Ganging Up on RICO: Narrowing Gonzalez v. Raich to Preserve the Significance of the Jurisdictional Element as a Constitutional Limitation in the Racketeer Influenced and Corrupt Organizations Act
Note by Noelle Formosa
From Volume 82, Number 1 (November, 2008)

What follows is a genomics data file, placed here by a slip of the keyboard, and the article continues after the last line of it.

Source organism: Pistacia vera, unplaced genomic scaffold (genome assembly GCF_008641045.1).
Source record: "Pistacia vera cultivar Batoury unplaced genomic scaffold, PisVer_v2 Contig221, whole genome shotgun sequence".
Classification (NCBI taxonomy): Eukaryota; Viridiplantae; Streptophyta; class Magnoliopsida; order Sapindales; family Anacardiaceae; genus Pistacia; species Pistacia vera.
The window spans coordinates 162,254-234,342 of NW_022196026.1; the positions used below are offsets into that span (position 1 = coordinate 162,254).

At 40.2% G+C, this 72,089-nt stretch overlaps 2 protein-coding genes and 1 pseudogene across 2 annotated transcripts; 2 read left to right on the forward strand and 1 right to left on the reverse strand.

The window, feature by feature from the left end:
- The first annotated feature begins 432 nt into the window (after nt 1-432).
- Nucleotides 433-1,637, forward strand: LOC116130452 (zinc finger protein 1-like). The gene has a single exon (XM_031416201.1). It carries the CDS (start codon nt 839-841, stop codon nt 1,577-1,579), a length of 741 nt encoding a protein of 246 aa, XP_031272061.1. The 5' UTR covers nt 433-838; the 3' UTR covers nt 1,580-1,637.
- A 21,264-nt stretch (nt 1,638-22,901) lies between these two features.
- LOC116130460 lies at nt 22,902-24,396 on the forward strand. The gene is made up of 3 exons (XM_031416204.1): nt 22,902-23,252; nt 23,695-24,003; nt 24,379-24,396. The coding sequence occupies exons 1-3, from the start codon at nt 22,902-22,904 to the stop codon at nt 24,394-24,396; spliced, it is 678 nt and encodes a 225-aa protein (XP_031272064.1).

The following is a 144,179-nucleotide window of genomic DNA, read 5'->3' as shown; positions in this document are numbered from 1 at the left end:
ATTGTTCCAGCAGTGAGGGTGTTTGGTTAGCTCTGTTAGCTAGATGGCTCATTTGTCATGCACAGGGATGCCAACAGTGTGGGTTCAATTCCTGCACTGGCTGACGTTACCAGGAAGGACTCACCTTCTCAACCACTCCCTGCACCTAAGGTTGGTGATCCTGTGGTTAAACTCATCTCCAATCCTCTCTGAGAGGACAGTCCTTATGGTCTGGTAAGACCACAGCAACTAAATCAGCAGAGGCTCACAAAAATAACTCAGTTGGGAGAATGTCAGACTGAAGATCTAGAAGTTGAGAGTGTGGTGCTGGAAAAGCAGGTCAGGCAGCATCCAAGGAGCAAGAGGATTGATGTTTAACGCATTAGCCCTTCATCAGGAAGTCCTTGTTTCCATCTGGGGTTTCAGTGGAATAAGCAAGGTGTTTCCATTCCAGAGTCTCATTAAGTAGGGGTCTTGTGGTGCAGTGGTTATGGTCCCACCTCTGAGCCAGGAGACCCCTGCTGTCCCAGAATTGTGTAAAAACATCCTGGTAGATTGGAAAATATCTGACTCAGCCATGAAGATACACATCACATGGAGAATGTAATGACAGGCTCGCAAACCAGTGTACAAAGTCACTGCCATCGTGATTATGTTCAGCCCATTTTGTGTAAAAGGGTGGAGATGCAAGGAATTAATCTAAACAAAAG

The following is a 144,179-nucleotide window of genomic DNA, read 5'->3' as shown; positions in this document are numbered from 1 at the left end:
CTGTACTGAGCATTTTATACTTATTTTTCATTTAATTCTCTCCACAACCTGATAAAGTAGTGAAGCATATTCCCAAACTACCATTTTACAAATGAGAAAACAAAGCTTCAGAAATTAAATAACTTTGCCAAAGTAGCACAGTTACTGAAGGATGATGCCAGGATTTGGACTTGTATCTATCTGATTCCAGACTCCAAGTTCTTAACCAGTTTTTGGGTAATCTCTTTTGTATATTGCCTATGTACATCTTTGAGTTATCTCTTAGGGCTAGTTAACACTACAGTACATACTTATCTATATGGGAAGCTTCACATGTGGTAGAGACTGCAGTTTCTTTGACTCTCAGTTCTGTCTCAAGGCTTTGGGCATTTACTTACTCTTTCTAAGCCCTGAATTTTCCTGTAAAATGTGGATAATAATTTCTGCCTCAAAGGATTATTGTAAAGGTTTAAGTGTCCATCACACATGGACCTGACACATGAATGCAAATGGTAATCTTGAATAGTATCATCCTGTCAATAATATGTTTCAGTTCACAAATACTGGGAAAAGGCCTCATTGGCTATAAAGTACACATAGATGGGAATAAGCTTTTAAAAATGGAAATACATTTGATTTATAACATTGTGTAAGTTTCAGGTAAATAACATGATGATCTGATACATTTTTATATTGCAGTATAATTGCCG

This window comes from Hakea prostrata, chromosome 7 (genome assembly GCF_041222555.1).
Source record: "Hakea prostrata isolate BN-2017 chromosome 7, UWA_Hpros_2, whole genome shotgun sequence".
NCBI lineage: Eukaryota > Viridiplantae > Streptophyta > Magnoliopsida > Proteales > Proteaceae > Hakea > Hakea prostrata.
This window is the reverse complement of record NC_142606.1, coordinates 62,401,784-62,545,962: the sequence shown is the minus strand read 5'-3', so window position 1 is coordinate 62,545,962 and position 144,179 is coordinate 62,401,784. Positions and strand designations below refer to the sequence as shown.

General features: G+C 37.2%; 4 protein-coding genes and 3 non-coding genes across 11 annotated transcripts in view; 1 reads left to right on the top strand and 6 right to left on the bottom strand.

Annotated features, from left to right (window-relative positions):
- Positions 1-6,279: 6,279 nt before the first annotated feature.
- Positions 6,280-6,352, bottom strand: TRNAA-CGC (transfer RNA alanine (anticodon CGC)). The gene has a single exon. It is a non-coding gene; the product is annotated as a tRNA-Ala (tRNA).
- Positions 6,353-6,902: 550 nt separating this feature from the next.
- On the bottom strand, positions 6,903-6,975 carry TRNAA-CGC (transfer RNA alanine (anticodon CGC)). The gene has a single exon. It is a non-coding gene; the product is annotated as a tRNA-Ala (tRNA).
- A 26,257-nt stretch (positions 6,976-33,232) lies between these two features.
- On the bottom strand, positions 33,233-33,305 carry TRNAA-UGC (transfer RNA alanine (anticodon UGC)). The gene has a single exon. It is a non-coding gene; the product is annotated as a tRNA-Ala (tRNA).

Almost four years after the Supreme Court decided Gonzales v. Raich, its uncertain effect on as-applied constitutional challenges remains visible in many lower federal court decisions. Circuit courts struggle to determine when and how to apply Raich’s “broad regulatory-scheme principle,” which, when liberally construed, states that Congress may regulate any intrastate activity so long as the regulation is rationally included within a broad statutory scheme. Lower federal courts are faced with unanswered questions about the scope of the broad regulatory-scheme principle, particularly whether the principle applies to a statute that does not regulate a “fungible commodity,” and whether Raich governs when the principle’s application will extinguish the viability of as-applied challenges to criminal statutes that include explicit jurisdictional elements. The latter of these two questions provides the basis for this Note, which suggests an answer to the jurisdictional-element question in the context of the Racketeer Influenced and Corrupt Organizations Act (“RICO”) as applied to noneconomic gang activity.
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